In a way, OK Computer began before Radiohead even realized what was going on. In the summer of 1995, the band was on tour to promote their second album, The Bends, when Brian Eno contacted the boys about contributing to a charity album. The organization War Child (which assists children being raised in war-torn regions of the world) was planning a release to support kids affected by the Bosnian war.

Radiohead agreed to participate. They supported the cause, although they were dubious about the recording concept behind the charity disc. For The Help Album, all participants would record their separate tracks on Monday, Sept. 4, 1995. The songs would be mixed on Tuesday and the album would hit shelves on Saturday.

Radiohead rarely worked well under such severe constraints. Other acts might have felt the same way, leading them to record cover versions for their contributions (Suede did “Shipbuilding,” Sinead O’Connor did “Ode to Billie Joe,” Manic Street Preachers did “Raindrops Keep Falling on My Head”). But the boys from Oxford weren’t sure that was the right approach for them.

“We took the hard option and recorded a brand-new song,” guitarist Ed O’Brien told Melody Maker in 1997. “Although, admittedly, that’s only because we’re so bad at covers. Always have been. Even when we were a school band, we couldn’t do them.”

That brand new song was one Radiohead had begun playing on a tour that summer, instigated by a curious noise that O’Brien discovered with his guitar. The band was in Japan when the guitarist hit on a screeching, scraping metallic sound that seemed to hover on the stage.

Hear Radiohead's 'Lucky'

“I remember fiddling around in the soundcheck,” O’Brien recalled. “[We] were in Japan and [I was] putting together a different pedal order and actually hitting the strings above the nut on the headstock. The pedals that I did it with, and the delay that was going on. It was one of those moments – 'Yeah, this is pretty cool.'”

Radiohead began to build a song around that otherworldly sound, eventually creating the soaring ballad “Lucky,” with Thom Yorke singing about an air crash survivor that becomes a superhero and Jonny Greenwood helping the band sound like the new Pink Floyd. On Sept. 4, the group hit the studio with producer Nigel Godrich to get it down for posterity.

The boys were thrilled with the results, from the subject matter to the mellotron “chorus” of voices that sent “Lucky” to the stratosphere. At the time, all five of Radiohead’s members considered it to be the best thing the band had ever done. The people behind War Child felt similarly and released “Lucky” as the lead song on a special EP/single in the U.K. a couple of months later. Although the critics swooned, the public was less than enthralled.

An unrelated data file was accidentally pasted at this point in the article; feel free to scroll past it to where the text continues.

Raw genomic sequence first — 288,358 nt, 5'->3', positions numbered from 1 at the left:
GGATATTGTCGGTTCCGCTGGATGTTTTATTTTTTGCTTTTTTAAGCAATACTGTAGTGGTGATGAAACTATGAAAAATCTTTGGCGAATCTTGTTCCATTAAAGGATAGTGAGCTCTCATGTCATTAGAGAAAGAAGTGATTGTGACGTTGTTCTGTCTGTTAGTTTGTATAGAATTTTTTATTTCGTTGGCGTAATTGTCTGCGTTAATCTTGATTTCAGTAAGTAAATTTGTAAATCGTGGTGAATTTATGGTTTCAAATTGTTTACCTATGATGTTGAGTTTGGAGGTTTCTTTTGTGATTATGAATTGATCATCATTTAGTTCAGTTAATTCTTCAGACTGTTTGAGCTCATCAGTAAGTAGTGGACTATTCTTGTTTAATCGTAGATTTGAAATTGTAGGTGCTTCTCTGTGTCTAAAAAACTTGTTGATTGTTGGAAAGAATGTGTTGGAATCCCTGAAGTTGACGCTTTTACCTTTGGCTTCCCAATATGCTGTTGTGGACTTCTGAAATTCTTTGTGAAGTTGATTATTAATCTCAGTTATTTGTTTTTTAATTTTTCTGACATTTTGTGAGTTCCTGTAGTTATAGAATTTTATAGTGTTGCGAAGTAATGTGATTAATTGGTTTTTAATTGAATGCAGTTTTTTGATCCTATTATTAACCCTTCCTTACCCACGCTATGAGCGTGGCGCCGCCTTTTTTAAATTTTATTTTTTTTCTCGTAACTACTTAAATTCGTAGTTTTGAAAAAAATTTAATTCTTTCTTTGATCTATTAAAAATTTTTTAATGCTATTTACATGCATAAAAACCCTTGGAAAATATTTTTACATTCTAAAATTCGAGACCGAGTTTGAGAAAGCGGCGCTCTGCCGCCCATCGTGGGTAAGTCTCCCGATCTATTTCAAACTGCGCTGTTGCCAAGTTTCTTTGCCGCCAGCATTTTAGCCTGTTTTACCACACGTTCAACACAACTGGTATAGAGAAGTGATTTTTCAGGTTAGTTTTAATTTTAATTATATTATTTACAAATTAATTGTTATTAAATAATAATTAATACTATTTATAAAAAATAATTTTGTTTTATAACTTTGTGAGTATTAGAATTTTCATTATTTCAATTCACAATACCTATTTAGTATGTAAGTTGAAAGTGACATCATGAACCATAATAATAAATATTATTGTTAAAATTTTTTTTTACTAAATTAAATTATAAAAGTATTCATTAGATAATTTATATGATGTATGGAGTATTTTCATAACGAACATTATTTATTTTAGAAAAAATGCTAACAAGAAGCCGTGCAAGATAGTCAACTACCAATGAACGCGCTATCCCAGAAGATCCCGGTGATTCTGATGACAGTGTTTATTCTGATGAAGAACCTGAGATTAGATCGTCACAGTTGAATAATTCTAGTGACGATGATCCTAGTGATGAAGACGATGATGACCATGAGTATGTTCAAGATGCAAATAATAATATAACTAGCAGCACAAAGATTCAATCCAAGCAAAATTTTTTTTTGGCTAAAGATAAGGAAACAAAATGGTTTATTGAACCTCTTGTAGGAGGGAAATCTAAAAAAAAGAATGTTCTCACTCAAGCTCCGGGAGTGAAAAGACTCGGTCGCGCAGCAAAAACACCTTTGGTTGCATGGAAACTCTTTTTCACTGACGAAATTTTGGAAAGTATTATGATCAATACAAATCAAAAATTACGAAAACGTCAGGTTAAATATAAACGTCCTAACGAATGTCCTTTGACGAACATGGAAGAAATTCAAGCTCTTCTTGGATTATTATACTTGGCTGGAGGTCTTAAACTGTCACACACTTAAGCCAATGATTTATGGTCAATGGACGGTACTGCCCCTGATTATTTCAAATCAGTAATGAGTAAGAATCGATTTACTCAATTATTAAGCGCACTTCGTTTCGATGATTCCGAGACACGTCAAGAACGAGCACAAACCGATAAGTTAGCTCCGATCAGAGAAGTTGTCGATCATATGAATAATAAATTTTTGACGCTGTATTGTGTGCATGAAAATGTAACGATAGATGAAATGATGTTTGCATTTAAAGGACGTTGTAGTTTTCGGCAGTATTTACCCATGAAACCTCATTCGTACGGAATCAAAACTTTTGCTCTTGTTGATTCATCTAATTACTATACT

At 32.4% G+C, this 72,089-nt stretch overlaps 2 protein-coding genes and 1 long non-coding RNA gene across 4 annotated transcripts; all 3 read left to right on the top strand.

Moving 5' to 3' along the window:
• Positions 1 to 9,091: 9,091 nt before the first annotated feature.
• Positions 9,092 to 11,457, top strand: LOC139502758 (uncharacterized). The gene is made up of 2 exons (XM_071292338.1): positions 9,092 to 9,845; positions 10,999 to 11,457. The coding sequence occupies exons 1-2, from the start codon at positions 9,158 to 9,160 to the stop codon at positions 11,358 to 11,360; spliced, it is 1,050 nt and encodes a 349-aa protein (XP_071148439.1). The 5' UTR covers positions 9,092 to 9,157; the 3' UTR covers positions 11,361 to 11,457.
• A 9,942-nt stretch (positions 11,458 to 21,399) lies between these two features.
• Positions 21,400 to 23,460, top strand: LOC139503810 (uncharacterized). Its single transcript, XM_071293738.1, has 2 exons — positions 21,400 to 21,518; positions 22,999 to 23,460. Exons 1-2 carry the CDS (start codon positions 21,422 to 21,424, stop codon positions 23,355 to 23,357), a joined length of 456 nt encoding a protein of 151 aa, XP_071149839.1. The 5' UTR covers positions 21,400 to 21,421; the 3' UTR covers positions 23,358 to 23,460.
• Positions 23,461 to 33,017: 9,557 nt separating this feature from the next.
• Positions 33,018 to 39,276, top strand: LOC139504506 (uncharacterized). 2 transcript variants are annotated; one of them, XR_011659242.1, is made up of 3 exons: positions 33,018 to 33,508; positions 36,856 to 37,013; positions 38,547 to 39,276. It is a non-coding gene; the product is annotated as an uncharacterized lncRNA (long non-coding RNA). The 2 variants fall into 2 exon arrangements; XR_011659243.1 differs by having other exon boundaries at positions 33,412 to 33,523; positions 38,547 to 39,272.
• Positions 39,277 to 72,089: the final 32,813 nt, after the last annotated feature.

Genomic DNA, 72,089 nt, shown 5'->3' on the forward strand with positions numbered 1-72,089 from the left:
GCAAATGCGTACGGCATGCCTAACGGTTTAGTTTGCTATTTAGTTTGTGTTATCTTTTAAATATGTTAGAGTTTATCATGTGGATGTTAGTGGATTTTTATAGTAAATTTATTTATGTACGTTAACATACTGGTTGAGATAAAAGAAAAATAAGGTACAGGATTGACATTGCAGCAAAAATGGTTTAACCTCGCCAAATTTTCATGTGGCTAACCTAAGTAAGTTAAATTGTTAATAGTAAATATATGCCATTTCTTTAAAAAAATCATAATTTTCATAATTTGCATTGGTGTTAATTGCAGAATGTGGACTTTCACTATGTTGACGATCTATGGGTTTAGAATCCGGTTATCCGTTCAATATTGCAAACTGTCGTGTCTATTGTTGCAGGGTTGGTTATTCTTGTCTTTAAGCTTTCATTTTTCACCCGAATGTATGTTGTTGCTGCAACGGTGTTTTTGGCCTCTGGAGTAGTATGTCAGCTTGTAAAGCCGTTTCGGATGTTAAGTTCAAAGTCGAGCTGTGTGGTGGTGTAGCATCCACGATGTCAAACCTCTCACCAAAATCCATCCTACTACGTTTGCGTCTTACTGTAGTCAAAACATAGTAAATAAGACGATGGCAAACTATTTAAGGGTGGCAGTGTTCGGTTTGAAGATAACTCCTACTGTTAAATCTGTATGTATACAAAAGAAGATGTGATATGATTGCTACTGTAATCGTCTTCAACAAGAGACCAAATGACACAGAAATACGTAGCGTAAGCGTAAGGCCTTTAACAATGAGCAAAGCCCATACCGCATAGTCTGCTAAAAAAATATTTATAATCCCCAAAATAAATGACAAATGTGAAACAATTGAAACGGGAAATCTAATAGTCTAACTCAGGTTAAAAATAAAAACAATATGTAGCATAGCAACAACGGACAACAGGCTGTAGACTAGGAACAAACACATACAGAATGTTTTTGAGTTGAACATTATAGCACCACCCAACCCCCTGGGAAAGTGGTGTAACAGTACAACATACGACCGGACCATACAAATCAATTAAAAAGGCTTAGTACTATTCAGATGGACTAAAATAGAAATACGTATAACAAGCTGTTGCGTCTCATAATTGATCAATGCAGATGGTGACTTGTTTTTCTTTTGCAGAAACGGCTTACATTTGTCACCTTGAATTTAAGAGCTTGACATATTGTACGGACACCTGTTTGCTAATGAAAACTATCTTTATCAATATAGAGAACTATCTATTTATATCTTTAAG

“The record only made it to No. 53 in the English charts though [actually, it hit No. 51],” O’Brien said. “We were ashamed. Our contribution to the good cause didn’t make any money.”

So a couple of years later, Radiohead are putting the last touches on OK Computer when the bandmates start to debate what to do with “Lucky.” Did the song already get its due? Should it be included on a proper album? Would it be better if they remixed it?

It’s likely that the band didn’t want to appear lazy, as if they didn’t have enough material and just slapped “Lucky” on there. Yet all the guys still held the song, and its original recording, in high esteem. When remixes failed to produce intriguing results, Radiohead went with the original recipe.

Between the song’s mix of abrasive noise and classic rock sounds, and its themes of technology, transportation and self-aggrandizement, “Lucky” simply couldn’t be left off OK Computer. It simply dovetailed too perfectly with the other songs (especially “Airbag,” another instance of a human surviving an accident to emerge reborn). The song, which became track 11 on the album, was Radiohead’s first bite (or byte?) out of OK Computer.

“‘Lucky’ was indicative of what we wanted to do,” Yorke said in Exit Music: The Radiohead Story. “It was like the first mark on the wall.”

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They used to wish they were special. Now they're the most artistically significant band of the past few decades.